Dogs pull a sled near Fairbanks, Alaska

Off-season mushing

Just because there isn’t snow on the ground during the summer doesn’t mean Iditarod contenders are taking time off. Instead of sleds on snow, the dog teams spend the green part of the training season pulling wheeled carts or 4-wheelers over the same trails they run in winter months. Most rides range from one to two hours, depending on the kennel’s size, followed by a tour of the kennel and unlimited time to meet and play the current and future race dogs. An added bonus of visiting a kennel in the summer: there are usually more puppies, as kennels try to breed their dogs in spring.

A few mushers to consider are Girdwood Mushing Company, Ididaride, and Sun Dog Kennel from April through November.

landscape with balloons floating in the air


Connect with like-minded people on our premium trips curated by local insiders and with care for the world

Since you are here, we would like to share our vision for the future of travel - and the direction Culture Trip is moving in.

Culture Trip launched in 2011 with a simple yet passionate mission: to inspire people to go beyond their boundaries and experience what makes a place, its people and its culture special and meaningful — and this is still in our DNA today. We are proud that, for more than a decade, millions like you have trusted our award-winning recommendations by people who deeply understand what makes certain places and communities so special.

Increasingly we believe the world needs more meaningful, real-life connections between curious travellers keen to explore the world in a more responsible way. That is why we have intensively curated a collection of premium small-group trips as an invitation to meet and connect with new, like-minded people for once-in-a-lifetime experiences in three categories: Culture Trips, Rail Trips and Private Trips. Our Trips are suitable for both solo travelers, couples and friends who want to explore the world together.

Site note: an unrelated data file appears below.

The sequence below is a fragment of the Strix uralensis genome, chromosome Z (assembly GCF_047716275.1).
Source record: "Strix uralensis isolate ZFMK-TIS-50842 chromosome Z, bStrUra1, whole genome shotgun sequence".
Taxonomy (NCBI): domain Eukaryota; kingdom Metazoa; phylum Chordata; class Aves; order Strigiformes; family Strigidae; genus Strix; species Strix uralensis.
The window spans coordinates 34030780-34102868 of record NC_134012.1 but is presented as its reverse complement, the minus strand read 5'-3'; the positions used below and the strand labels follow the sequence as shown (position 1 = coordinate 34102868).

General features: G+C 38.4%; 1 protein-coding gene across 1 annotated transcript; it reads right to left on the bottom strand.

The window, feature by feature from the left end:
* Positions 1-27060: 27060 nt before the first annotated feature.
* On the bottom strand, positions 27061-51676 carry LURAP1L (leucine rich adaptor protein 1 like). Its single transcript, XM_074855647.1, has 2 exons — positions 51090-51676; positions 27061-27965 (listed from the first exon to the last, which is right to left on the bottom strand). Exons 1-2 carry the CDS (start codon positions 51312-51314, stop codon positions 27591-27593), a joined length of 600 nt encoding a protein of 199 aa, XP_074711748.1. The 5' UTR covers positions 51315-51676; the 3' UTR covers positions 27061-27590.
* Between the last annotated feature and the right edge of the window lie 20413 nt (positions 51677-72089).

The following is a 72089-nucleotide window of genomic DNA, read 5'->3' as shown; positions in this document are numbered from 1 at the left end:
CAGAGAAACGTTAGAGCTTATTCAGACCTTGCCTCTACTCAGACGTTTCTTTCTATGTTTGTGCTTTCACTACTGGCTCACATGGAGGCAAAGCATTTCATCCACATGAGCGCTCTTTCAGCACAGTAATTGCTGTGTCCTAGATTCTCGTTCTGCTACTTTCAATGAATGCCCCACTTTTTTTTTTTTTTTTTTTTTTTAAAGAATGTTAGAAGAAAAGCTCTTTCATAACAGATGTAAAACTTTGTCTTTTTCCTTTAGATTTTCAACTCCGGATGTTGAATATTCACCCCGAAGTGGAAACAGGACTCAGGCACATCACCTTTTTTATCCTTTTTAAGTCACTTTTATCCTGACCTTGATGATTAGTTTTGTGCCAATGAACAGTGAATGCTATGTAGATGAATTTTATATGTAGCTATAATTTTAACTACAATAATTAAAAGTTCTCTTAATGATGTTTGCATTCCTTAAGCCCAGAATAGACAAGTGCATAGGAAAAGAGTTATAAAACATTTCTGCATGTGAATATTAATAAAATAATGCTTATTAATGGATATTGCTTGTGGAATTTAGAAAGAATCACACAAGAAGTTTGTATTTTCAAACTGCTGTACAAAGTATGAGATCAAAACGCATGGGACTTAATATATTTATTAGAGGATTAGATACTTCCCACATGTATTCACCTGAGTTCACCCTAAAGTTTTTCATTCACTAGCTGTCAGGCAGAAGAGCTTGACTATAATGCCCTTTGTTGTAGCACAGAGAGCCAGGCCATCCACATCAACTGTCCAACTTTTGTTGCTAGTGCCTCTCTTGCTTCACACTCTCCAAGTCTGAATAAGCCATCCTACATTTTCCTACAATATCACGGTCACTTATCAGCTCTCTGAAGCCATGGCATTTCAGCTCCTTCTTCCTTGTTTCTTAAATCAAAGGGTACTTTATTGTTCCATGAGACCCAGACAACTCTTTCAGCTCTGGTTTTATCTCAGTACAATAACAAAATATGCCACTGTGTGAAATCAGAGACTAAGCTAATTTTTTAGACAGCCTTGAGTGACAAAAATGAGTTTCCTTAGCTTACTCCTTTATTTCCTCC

Culture Trips are deeply immersive 5 to 16 days itineraries, that combine authentic local experiences, exciting activities and 4-5* accommodation to look forward to at the end of each day. Our Rail Trips are our most planet-friendly itineraries that invite you to take the scenic route, relax whilst getting under the skin of a destination. Our Private Trips are fully tailored itineraries, curated by our Travel Experts specifically for you, your friends or your family.

We know that many of you worry about the environmental impact of travel and are looking for ways of expanding horizons in ways that do minimal harm - and may even bring benefits. We are committed to go as far as possible in curating our trips with care for the planet. That is why all of our trips are flightless in destination, fully carbon offset - and we have ambitious plans to be net zero in the very near future.

Winter Sale Offers on Our Trips

Incredible Savings

Edit article